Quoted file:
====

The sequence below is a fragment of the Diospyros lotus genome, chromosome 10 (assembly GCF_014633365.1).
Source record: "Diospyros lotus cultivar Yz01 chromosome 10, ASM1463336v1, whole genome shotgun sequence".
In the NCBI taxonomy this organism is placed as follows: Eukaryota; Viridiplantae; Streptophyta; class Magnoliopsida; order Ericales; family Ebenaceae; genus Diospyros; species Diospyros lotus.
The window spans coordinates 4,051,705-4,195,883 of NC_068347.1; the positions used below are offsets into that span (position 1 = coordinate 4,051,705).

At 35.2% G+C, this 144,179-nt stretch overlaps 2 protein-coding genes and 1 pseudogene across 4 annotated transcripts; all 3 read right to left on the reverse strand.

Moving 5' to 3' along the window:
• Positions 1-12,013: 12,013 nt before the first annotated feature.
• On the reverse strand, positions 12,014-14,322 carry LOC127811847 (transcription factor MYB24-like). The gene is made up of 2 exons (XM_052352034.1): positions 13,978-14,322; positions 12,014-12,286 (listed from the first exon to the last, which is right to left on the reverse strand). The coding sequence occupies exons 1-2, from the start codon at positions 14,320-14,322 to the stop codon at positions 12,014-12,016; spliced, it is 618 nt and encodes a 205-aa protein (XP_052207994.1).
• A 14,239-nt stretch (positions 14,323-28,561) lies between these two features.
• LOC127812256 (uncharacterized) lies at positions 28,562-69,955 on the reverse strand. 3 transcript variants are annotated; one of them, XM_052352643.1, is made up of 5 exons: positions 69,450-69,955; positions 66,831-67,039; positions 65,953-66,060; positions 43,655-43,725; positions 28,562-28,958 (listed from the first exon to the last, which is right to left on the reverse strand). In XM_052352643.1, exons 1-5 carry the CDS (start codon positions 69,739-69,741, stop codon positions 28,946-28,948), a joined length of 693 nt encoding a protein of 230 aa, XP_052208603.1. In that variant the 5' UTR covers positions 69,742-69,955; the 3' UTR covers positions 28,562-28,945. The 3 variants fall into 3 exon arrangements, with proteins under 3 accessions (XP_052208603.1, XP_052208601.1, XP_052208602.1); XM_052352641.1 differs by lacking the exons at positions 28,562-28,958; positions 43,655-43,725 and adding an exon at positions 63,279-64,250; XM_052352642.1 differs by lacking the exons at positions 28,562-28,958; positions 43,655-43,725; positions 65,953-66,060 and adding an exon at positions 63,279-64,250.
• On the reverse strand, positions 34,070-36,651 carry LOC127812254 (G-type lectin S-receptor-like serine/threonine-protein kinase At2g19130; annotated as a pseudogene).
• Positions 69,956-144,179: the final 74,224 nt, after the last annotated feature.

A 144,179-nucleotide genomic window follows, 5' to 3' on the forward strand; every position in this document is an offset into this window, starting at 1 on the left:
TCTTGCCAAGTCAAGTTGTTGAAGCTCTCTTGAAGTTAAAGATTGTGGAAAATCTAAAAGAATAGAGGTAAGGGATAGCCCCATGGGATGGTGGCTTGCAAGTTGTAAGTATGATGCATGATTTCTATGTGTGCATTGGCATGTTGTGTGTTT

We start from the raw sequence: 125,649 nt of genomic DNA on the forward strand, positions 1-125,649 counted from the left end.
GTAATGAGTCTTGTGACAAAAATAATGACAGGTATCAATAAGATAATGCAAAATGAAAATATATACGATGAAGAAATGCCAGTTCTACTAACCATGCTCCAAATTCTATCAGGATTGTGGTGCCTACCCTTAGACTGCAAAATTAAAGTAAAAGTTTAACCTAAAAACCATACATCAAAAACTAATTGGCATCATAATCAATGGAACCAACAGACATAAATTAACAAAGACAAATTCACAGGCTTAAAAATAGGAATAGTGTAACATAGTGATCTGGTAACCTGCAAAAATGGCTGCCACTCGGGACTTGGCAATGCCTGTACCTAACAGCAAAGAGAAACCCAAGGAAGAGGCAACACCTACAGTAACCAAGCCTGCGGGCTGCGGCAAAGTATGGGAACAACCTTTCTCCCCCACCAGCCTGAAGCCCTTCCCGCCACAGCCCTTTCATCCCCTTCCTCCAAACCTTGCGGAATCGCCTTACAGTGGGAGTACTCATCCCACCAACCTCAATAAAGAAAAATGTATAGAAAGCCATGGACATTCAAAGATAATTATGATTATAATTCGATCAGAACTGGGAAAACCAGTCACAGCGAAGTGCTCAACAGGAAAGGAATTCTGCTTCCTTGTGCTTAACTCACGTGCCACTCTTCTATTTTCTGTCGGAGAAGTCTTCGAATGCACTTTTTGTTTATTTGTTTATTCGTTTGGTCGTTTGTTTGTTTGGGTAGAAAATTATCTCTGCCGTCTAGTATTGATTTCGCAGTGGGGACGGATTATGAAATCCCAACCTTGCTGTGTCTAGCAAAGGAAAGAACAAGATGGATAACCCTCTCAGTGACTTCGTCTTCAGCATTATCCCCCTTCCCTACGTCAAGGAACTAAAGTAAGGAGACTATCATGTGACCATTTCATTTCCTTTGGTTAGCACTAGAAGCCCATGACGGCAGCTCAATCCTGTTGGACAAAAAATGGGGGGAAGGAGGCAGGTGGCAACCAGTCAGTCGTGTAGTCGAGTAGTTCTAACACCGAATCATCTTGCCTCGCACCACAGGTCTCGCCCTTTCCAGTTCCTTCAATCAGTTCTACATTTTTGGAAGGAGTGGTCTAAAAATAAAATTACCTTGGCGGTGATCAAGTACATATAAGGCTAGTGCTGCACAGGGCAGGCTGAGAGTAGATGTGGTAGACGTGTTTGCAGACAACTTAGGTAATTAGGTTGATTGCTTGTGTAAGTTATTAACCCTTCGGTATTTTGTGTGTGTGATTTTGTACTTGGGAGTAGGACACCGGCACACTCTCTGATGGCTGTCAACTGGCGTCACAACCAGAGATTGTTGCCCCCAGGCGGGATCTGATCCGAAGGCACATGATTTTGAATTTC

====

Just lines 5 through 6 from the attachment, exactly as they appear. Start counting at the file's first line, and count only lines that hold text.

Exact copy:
At 35.2% G+C, this 144,179-nt stretch overlaps 2 protein-coding genes and 1 pseudogene across 4 annotated transcripts; all 3 read right to left on the reverse strand.

Moving 5' to 3' along the window: